Equitable distribution laws do not follow community property law principles but often still provide for the distribution of property to spouses regardless of who earned or acquired the funds or property.

This is an extremely short and cosmically over-simplified description of how marital property distribution laws work, but the point is that, in a prenuptial agreement, the parties can decide how property should be treated in a divorce or at death. And prenuptial agreement property terms can override the state law that would otherwise apply to their property. A prenuptial agreement can also include language that indicates that, wherever the divorce occurs (e.g., a different state from that of the marriage), the terms of that prenuptial agreement should apply. 

So, What’s the Deal With Alimony and Spousal Support? 

Spousal support and alimony mean the same thing. Some states like California use the term “spousal support” to refer to payments from one spouse to another after the marriage for a period of time, which is separate and apart from the distribution of marital property and from child support. But, yes, this is the alimony that you have heard about in the movies or from your shell-shocked uncle at Thanksgiving. 

The laws of the various states regarding alimony are much more varied than those regarding property. Here in California, we have what is quite possibly the most generous spousal support regime in the country. If you make a million dollars a year, but your spouse makes two million dollars a year, there is a good chance you can nonetheless be awarded significant spousal support from him or her even though you are financially doing just fine. In other states, particularly in the Bible Belt, you might only get spousal support if you would otherwise be destitute (someday I’ll write a piece about the disconnect between states that have laws claiming to uphold the “sanctity of marriage” while at the same time making it really financially easy to leave your spouse, but that day is not today…). 

And at least iIn California, the real kicker in my opinion is the utterly unpredictable nature of how that spousal support amount is reached. I once heard a well-respected judge say that 20 different judges were given the same exact facts regarding a spousal support determination in an exercise, and they came back with 20 different numbers on what, if any, that spousal support should be. As such, it can be very expensive to litigate spousal support, but people have an incentive to do so if they think they will luck out in court (And, yes, I do mean luck. Going to court to litigate your divorce is a lot like going to a casino to grow your retirement, except there are no drinks served, and you have to pay your attorneys many hundreds of dollars an hour for the privilege.)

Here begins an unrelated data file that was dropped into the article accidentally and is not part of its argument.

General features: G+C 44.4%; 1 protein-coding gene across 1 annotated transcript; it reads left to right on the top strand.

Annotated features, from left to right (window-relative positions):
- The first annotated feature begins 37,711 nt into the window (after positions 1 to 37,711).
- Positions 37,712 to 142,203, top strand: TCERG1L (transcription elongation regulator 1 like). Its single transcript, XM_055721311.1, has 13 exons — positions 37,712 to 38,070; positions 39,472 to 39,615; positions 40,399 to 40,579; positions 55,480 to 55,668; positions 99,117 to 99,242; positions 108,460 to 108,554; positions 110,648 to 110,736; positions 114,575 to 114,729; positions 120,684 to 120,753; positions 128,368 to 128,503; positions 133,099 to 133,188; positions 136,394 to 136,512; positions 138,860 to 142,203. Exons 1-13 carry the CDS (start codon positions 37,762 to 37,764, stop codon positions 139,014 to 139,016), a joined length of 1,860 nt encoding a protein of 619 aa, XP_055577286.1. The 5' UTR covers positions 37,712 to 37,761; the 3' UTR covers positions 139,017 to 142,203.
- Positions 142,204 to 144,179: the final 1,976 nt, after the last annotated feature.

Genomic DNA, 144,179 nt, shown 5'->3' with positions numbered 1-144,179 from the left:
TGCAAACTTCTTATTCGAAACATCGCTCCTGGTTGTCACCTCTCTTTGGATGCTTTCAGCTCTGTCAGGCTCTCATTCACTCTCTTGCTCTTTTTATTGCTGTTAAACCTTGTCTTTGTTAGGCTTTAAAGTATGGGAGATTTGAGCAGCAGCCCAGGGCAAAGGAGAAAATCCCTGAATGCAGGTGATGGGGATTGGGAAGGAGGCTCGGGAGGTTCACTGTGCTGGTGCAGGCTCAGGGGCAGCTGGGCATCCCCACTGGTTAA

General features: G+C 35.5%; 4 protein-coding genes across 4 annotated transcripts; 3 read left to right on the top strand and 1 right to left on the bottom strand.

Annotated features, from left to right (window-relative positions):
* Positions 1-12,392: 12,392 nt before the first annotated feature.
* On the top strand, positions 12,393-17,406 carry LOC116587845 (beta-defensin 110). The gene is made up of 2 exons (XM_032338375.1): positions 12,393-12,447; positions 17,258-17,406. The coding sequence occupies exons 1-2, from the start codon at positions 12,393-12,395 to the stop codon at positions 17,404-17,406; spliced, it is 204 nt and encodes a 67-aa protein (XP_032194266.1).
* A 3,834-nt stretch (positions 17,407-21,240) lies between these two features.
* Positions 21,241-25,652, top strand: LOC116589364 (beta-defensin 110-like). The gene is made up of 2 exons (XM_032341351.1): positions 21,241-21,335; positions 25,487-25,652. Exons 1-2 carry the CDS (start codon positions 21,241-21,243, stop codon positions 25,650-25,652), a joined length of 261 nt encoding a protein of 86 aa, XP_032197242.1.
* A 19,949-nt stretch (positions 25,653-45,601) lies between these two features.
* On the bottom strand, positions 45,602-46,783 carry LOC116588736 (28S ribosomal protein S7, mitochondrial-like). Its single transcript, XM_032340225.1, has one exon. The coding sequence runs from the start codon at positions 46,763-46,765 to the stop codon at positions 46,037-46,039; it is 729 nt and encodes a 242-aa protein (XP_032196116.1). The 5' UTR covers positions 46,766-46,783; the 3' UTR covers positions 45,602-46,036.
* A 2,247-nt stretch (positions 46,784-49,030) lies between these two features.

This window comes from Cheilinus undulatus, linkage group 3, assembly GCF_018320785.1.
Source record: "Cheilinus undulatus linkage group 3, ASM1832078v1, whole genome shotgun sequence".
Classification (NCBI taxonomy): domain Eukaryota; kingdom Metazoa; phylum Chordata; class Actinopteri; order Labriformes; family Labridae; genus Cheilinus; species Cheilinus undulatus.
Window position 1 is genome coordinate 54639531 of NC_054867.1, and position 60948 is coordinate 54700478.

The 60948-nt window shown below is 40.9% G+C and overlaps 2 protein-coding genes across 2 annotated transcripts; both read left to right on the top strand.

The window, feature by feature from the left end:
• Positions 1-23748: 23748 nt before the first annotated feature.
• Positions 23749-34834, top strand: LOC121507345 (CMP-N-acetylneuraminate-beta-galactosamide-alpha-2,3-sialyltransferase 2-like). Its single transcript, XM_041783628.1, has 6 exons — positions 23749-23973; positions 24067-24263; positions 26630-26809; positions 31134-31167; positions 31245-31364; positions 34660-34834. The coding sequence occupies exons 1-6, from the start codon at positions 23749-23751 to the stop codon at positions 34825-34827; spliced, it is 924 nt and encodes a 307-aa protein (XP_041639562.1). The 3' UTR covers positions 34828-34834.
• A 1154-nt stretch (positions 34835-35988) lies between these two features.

Many people successfully avoid such unpredictability, delay, and the general crazy-making of litigation by including specific spousal support numbers and durations (or waiving it altogether) in a prenuptial agreement. 

Can We Decide Child Custody and Child Support in a Prenuptial Agreement?


You cannot dictate terms about child custody and child support in a prenuptial agreement. Because we’re talking about third parties here – your current or future kids – and third parties that are minors at that, the government retains some authority to step in and make sure that the best interests and needs of said children are being met based on the current circumstances they are in. 

One way to illustrate this is, imagine two fresh-faced 28-year-olds getting married who sign a prenuptial agreement indicating that the wife will have sole legal and physical custody over the children in the event of the divorce, and that child support will be capped at $1,000 a month. Now, fast forward 12 years, when they are divorcing and have three kids, but mom is suffering from a serious opioid addiction and is completely incompetent to take care of the children. It would make no sense to honor such a prenuptial agreement. Conversely, imagine that dad strikes it rich, making a million dollars a year, while mom struggles to get by on minimum wage. Similarly it would make no sense to permit dad to pay only $1,000 a month in support in that scenario.